Nonprofits with Complementary Services
Similar to the prior example, nonprofits may address different aspects of the same issue. In these cases, a strategic partnership may provide the client a “one-stop” approach. For example, some nonprofits focus on disease prevention and others on managing and caring for those impacted. There is a natural connection, however, it is seldom forged between organizations. As a result, the client must seek help from different providers and may slip through the cracks. A very simple style of strategic partnership, such as joint marketing or a referral process may help both nonprofits and provide a better service net for the client.
Partnerships with For Profits
The data that only 5% of nonprofits are even considering such partnerships is one of the most surprising from the BDO survey. For profit entities can be resource powerhouses and have capabilities far in excess of many nonprofits, specifically in the areas of marketing, communications and procurement. Many corporations are looking for ways to increase their exposure as “good corporate citizens” and that is an opportunity that nonprofits need to exploit. For profit organizations also have a wealth of human resources from staff to leadership that can become a volunteer pool for the nonprofit. Lastly, for profit organizations are far less likely to restrict funds by placing limitations on indirect costs, etc. If the for profit see value in a project, they simply are not going to meddle in how its partner allocates its funds.
Strategic partnerships are not easy, they require effort, focus and clear expectations for all parties involved. The best partnerships can be long lasting and evolve over time to benefit all sides, but they should not be forced to continue beyond their optimal usefulness.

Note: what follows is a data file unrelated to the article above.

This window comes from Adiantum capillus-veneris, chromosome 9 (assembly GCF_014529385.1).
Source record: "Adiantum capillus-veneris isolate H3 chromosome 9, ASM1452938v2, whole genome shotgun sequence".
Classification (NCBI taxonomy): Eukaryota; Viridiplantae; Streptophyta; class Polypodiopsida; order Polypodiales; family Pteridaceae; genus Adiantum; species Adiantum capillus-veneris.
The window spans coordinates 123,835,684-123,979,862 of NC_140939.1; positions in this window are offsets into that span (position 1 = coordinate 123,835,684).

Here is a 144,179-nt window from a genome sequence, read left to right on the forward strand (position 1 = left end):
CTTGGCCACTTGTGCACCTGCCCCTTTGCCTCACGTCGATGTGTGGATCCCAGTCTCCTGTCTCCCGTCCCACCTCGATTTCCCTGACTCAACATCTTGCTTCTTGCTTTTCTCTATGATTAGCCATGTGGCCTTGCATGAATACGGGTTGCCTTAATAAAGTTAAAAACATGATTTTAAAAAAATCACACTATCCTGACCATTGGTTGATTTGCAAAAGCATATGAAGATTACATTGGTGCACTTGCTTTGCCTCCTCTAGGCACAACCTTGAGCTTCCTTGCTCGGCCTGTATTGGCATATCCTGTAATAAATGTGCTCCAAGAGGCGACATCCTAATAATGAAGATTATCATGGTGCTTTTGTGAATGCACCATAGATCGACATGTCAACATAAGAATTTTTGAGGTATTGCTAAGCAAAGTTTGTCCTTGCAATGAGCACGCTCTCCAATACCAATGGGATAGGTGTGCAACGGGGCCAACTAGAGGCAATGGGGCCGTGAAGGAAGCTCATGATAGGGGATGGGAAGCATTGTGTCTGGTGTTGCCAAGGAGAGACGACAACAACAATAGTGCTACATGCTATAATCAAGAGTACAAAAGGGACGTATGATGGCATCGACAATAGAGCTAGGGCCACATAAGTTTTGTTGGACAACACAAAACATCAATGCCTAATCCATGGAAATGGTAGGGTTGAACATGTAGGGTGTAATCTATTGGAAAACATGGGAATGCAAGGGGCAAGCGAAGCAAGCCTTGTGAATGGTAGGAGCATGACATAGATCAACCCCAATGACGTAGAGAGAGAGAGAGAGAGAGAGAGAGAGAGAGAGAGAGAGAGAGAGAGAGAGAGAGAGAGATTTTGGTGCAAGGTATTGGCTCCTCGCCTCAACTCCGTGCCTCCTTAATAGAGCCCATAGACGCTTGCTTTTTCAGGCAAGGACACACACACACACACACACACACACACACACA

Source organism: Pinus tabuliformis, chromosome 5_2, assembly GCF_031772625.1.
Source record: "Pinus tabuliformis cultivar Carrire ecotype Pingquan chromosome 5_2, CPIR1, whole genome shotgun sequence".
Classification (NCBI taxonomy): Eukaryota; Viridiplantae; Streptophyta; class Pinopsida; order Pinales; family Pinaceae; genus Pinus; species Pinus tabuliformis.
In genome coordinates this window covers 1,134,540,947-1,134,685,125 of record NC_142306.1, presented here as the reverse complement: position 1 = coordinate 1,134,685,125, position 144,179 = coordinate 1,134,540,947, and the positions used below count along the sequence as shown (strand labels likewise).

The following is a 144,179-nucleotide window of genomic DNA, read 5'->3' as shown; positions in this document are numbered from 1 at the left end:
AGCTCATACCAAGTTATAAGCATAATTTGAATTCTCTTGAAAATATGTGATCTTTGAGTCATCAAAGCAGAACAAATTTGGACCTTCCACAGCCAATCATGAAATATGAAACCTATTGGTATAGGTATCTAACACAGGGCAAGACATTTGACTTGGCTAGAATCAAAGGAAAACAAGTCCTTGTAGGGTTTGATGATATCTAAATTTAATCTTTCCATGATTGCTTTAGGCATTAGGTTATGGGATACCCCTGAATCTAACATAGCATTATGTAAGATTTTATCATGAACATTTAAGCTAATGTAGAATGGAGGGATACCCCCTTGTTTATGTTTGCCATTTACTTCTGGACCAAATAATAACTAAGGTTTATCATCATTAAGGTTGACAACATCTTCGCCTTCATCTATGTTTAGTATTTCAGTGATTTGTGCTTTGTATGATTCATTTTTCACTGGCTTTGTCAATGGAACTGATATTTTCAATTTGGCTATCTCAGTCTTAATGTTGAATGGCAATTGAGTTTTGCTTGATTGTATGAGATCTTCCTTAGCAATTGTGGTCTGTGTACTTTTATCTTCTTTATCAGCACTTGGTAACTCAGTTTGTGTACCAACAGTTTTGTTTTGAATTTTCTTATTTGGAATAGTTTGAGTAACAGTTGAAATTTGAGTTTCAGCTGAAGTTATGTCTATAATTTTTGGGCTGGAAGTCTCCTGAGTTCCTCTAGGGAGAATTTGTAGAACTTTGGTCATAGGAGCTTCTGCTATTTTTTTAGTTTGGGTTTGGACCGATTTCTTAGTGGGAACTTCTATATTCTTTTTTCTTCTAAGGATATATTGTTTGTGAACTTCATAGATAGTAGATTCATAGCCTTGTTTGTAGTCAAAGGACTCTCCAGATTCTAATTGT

For profit organizations are regularly asking themselves, what can we do well and what do we need help to do well. Large nonprofits are already following this course and have been for quite some time. Strategic partnerships are often the answer for those capability gaps. Unfortunately, many nonprofits cling to the idea that they can fix their own issues themselves and as the BDO survey suggests, they do not consider strategic partnerships as a tool. This needs to change.
Does your organization utilize strategic partnerships? If so, please share your thoughts, pros and cons, in the comments section.
About the author:
Michael F. Cade is a nonprofit advisor and executive coach, taking the nonprofit sector Beyond the Numbers. He is a leadership pathfinder, helping nonprofits optimize operations and strategy to attain long-term viability and relevance. His Framework for Fiscal Sustainability is an innovative approach for evaluating organizational health and securing the ongoing ability to deliver on its mission.
Mr. Cade publishes the nonprofit leadership blog Not for Profit Beyond the Numbers
If you have questions or would like a consultation on a nonprofit leadership or operational issue, contact him at: firstname.lastname@example.org